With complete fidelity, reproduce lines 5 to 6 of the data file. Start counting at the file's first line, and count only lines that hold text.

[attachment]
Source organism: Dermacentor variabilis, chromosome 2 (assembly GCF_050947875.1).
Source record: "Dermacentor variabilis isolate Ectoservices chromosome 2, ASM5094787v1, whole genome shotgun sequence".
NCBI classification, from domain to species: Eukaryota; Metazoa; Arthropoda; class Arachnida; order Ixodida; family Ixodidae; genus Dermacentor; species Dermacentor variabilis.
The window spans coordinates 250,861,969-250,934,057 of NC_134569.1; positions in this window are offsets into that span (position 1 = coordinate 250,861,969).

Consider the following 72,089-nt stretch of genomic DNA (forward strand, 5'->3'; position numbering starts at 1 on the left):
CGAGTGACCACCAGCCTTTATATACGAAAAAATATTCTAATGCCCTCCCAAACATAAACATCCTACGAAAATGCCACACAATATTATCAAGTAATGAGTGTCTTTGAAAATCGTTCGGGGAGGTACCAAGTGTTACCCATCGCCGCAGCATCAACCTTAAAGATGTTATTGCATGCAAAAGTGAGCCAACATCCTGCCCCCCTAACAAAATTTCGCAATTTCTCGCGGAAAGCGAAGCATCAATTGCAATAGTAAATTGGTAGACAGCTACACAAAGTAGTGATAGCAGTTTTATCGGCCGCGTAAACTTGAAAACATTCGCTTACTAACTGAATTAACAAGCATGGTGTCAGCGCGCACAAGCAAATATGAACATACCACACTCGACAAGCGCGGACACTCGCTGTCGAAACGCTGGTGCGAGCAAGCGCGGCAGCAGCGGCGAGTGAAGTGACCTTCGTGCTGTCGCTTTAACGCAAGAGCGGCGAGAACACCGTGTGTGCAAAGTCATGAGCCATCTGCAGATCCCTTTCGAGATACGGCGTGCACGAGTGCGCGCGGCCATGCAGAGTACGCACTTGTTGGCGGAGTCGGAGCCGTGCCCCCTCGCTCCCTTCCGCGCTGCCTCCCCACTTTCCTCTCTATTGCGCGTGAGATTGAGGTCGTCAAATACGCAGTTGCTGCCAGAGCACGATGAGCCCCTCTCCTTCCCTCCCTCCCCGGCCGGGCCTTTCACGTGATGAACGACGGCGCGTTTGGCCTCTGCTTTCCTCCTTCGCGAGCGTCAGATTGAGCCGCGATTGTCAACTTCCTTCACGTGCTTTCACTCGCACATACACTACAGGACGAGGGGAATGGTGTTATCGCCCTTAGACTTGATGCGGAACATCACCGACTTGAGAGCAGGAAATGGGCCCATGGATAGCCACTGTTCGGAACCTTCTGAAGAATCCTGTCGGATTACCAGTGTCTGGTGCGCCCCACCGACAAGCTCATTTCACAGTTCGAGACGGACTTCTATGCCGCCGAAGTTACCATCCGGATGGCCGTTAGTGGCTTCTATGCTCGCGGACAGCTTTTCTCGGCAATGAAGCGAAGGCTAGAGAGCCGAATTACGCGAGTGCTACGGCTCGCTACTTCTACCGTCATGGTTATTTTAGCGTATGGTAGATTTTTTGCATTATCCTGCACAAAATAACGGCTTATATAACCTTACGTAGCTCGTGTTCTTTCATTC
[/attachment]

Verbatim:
Consider the following 72,089-nt stretch of genomic DNA (forward strand, 5'->3'; position numbering starts at 1 on the left):
CGAGTGACCACCAGCCTTTATATACGAAAAAATATTCTAATGCCCTCCCAAACATAAACATCCTACGAAAATGCCACACAATATTATCAAGTAATGAGTGTCTTTGAAAATCGTTCGGGGAGGTACCAAGTGTTACCCATCGCCGCAGCATCAACCTTAAAGATGTTATTGCATGCAAAAGTGAGCCAACATCCTGCCCCCCTAACAAAATTTCGCAATTTCTCGCGGAAAGCGAAGCATCAATTGCAATAGTAAATTGGTAGACAGCTACACAAAGTAGTGATAGCAGTTTTATCGGCCGCGTAAACTTGAAAACATTCGCTTACTAACTGAATTAACAAGCATGGTGTCAGCGCGCACAAGCAAATATGAACATACCACACTCGACAAGCGCGGACACTCGCTGTCGAAACGCTGGTGCGAGCAAGCGCGGCAGCAGCGGCGAGTGAAGTGACCTTCGTGCTGTCGCTTTAACGCAAGAGCGGCGAGAACACCGTGTGTGCAAAGTCATGAGCCATCTGCAGATCCCTTTCGAGATACGGCGTGCACGAGTGCGCGCGGCCATGCAGAGTACGCACTTGTTGGCGGAGTCGGAGCCGTGCCCCCTCGCTCCCTTCCGCGCTGCCTCCCCACTTTCCTCTCTATTGCGCGTGAGATTGAGGTCGTCAAATACGCAGTTGCTGCCAGAGCACGATGAGCCCCTCTCCTTCCCTCCCTCCCCGGCCGGGCCTTTCACGTGATGAACGACGGCGCGTTTGGCCTCTGCTTTCCTCCTTCGCGAGCGTCAGATTGAGCCGCGATTGTCAACTTCCTTCACGTGCTTTCACTCGCACATACACTACAGGACGAGGGGAATGGTGTTATCGCCCTTAGACTTGATGCGGAACATCACCGACTTGAGAGCAGGAAATGGGCCCATGGATAGCCACTGTTCGGAACCTTCTGAAGAATCCTGTCGGATTACCAGTGTCTGGTGCGCCCCACCGACAAGCTCATTTCACAGTTCGAGACGGACTTCTATGCCGCCGAAGTTACCATCCGGATGGCCGTTAGTGGCTTCTATGCTCGCGGACAGCTTTTCTCGGCAATGAAGCGAAGGCTAGAGAGCCGAATTACGCGAGTGCTACGGCTCGCTACTTCTACCGTCATGGTTATTTTAGCGTATGGTAGATTTTTTGCATTATCCTGCACAAAATAACGGCTTATATAACCTTACGTAGCTCGTGTTCTTTCATTC